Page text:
How is Hash Made

Posted 2 years ago by Ian Shutts

Hash is a potent cannabis concentrate that is processed into a solid cake. It’s a popular choice for people who are looking for a powerful high, in a format that can be consumed in a variety of ways. Many consumers are drawn to hash over marijuana simply because it requires less paraphernalia to prep and consume.

To prep the hash, users separate the desired amount from the brick or cake, briefly expose it to an open flame (to make crumbling it easier), and put the crumbled bits into a dab rig or tool. Since it’s compressed, it can be discreetly carried around in a pocket or purse and prep requires no more than a lighter and pipe.

For new cannabis consumers, hash — like shatter and budder — can be hard to get around, unlike cannabinoid isolates or infused edibles. In this post, we’ll briefly go over what exactly hash is and the different processes used to make it.


What is Hash, and Where Does It Come From?

Hash is a cannabis product that most people recognize as a brownish cake that sometimes leaves fingertips stained. Traditionally, most hashish was produced in Nepal and other Asian countries, as well as from Latin America and numerous places in the Middle East. 

Hash can come from marijuana strains that have high tetrahydrocannabinol (THC) content, or other cannabis plants that have more cannabidiol (CBD). Before purchasing cannabis products like hash, make sure that it falls within the legal limitations for your locale. For example, the UK has very strict regulations on THC content, so buying products from a reputable company like Hemp Hash (which is certified to be legal) is a safe option. 


How Cannabis Becomes Hash

Hashish, most commonly known as “hash,” is derived from kief (the dried resin of the flowers of mature but unpollinated female cannabis plants). The crystals that form on these flowers are called trichomes; this is what the resin is heavily composed of. Trichomes are harvested using two primary methods:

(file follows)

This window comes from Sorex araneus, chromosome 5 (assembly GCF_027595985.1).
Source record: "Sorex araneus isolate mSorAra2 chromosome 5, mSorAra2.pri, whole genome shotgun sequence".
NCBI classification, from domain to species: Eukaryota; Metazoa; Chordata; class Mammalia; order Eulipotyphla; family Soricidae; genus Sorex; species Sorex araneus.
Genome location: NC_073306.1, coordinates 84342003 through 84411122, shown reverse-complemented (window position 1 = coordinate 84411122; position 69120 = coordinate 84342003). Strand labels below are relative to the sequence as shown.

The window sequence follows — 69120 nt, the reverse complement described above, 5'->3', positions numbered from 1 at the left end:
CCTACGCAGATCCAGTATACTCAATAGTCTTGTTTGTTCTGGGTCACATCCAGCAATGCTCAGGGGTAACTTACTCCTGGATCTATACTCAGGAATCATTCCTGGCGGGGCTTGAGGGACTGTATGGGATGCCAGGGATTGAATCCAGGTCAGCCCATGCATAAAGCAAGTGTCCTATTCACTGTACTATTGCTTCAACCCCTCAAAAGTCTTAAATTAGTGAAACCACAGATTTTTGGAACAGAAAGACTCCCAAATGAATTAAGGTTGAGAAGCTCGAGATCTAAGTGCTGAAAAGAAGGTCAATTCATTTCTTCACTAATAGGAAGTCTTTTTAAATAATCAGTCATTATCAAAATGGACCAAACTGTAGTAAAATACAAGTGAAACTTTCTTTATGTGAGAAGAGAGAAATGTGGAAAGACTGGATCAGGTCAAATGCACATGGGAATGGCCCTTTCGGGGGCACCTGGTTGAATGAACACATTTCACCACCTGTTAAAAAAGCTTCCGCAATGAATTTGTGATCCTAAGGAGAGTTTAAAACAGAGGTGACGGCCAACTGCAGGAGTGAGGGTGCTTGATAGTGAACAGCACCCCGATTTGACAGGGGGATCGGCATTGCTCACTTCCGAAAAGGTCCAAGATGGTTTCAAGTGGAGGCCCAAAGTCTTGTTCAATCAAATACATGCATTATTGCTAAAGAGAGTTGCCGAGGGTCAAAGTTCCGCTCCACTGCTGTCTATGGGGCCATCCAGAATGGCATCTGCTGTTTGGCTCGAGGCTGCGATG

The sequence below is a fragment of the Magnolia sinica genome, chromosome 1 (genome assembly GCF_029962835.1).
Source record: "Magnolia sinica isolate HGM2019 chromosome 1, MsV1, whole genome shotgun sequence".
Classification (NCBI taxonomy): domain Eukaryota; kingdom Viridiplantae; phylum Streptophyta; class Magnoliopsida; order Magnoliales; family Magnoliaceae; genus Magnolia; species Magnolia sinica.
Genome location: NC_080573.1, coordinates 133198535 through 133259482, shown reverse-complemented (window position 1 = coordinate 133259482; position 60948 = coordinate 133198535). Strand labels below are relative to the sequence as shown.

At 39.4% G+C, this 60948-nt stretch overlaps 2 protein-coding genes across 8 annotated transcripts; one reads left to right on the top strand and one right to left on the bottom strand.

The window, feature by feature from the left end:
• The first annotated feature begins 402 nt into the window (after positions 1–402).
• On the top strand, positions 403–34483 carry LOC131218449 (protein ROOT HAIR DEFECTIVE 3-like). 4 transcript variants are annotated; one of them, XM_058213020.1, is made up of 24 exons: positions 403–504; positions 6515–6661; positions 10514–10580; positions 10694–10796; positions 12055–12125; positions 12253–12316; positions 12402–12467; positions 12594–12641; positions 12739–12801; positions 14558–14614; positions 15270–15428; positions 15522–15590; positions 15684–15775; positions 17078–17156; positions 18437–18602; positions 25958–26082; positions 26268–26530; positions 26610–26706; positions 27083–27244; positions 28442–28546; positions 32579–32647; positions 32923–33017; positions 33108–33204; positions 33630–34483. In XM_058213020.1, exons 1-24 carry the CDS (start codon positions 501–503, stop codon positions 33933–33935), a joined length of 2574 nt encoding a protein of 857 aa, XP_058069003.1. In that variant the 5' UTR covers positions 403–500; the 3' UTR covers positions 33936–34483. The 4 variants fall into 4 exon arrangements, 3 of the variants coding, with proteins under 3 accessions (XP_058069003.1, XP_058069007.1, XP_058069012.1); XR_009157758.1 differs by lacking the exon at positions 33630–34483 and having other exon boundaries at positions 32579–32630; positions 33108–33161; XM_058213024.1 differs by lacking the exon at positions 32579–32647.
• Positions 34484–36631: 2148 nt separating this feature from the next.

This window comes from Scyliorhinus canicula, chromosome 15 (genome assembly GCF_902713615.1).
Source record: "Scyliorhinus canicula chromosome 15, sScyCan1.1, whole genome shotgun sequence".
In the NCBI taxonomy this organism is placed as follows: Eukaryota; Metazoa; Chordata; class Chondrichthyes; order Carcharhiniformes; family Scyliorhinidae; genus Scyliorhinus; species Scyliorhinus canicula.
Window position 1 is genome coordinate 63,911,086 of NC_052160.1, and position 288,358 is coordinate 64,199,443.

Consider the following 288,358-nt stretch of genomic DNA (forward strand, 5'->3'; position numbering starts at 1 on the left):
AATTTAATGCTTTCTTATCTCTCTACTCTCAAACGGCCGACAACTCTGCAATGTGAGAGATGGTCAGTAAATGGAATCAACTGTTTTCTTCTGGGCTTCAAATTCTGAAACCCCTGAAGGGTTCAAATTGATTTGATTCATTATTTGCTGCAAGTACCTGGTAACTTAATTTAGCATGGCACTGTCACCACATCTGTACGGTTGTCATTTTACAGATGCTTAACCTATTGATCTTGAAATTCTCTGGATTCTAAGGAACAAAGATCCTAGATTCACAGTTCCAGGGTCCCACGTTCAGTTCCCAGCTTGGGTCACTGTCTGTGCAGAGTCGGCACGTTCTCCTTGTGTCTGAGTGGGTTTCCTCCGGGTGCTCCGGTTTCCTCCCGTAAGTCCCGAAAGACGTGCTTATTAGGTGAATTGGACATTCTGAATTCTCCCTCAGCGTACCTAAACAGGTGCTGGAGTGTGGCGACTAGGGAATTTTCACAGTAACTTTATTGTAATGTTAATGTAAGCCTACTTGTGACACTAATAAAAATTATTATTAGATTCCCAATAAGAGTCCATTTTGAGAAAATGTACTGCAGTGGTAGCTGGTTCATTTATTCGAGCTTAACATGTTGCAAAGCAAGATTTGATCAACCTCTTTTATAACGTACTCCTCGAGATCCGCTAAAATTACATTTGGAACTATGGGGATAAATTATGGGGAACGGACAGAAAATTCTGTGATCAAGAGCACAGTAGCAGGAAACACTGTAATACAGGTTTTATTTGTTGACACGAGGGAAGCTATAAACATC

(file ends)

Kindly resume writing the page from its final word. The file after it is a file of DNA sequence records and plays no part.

• dusting off the powdery resin by hand, or by mechanically beating or shaking the trichomes off the plants 
  • submerging the flowers in icy water then using fine sieves to remove the separated trichomes that float to the top


The second method requires the collected trichomes to be dried before further processing – this creates “bubble hash,” which gets its name because it actually bubbles when exposed to flame.

The collected kief is typically pressed into cakes or blocks, which can be broken up and smoked in pipes, vaped, or mixed with marijuana in joints. Hash can be soft and pliant or brittle and stiff, depending on the process used to make it. Ready-to-use hash can come out brown, green, yellow, blonde, or even red in color. 


Two Less Common Types of Hash

We previously discussed how to produce bubble hash and the hash you’ll most commonly find in dispensaries, but here are two novelty hash types that are also worth looking into:

Hand-Rolled Live Resin Hash is from India and Nepal. The process is very labor-intensive and involves manually rubbing live cannabis buds between the processor’s hands for hours. This causes the trichomes to eventually form a thick, dark resin that is gathered into balls or sticks. The resulting hash has a creamy texture that is comparable to chocolate truffles.


Dry Sift Hash comes from the Middle East – primarily Afghanistan, Lebanon, Turkey, Pakistan, and Morocco. Making it involves gently sieving dried trim and cannabis buds through fine-mesh screens. The process applies gentle friction which helps to separate the trichomes into a light colored kief, however the resulting compressed bricks often come out red or black.


Active Ingredients

Hash is a cannabis concentrate that’s composed of compressed or purified stalked resin glands called trichomes. Research confirms that “glandular trichomes are the richest source of THC- and CBD-forming metabolites and fragrance-giving terpenes,” which is what consumers have long suspected. 

THC, CBD, cannabinol (CBN) and tetrahydrocannabivarin (THCV) are the primary active cannabinoids in hash. THC makes up around 10 to 15 percent of most marijuana-derived hashish, while marijuana itself is actually less THC-dense. This is why many people looking for a more potent high often prefer hash to traditional bud.

Hash can also be used for cooking. Since it’s essentially dried, compressed trichomes with the consistency of a bullion cube, it’s soluble in things like oils, melted butter, or cream and milks, meaning it can be very well incorporated into brownie mix, cookie dough etc. Hashish can also be further processed and made into hash oil, which is a gooey substance that many people use for dabbing and with e-cigarettes.